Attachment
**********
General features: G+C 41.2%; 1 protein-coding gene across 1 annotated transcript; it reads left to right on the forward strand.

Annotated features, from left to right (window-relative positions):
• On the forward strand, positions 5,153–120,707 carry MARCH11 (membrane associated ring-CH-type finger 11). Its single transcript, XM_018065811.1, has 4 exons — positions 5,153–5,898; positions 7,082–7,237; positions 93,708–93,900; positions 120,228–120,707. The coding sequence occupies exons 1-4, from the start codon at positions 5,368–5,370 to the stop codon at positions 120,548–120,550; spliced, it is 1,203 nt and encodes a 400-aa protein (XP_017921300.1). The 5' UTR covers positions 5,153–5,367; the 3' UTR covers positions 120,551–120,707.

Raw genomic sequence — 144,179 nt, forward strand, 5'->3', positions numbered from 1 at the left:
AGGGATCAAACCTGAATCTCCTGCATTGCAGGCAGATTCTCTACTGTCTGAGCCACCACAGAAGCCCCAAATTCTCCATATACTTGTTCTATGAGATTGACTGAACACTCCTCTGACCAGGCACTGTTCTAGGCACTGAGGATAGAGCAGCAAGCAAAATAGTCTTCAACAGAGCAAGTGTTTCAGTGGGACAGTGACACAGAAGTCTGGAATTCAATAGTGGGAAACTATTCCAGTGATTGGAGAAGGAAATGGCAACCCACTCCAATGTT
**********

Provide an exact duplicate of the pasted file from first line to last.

General features: G+C 41.2%; 1 protein-coding gene across 1 annotated transcript; it reads left to right on the forward strand.

Annotated features, from left to right (window-relative positions):
• On the forward strand, positions 5,153–120,707 carry MARCH11 (membrane associated ring-CH-type finger 11). Its single transcript, XM_018065811.1, has 4 exons — positions 5,153–5,898; positions 7,082–7,237; positions 93,708–93,900; positions 120,228–120,707. The coding sequence occupies exons 1-4, from the start codon at positions 5,368–5,370 to the stop codon at positions 120,548–120,550; spliced, it is 1,203 nt and encodes a 400-aa protein (XP_017921300.1). The 5' UTR covers positions 5,153–5,367; the 3' UTR covers positions 120,551–120,707.

Raw genomic sequence — 144,179 nt, forward strand, 5'->3', positions numbered from 1 at the left:
AGGGATCAAACCTGAATCTCCTGCATTGCAGGCAGATTCTCTACTGTCTGAGCCACCACAGAAGCCCCAAATTCTCCATATACTTGTTCTATGAGATTGACTGAACACTCCTCTGACCAGGCACTGTTCTAGGCACTGAGGATAGAGCAGCAAGCAAAATAGTCTTCAACAGAGCAAGTGTTTCAGTGGGACAGTGACACAGAAGTCTGGAATTCAATAGTGGGAAACTATTCCAGTGATTGGAGAAGGAAATGGCAACCCACTCCAATGTT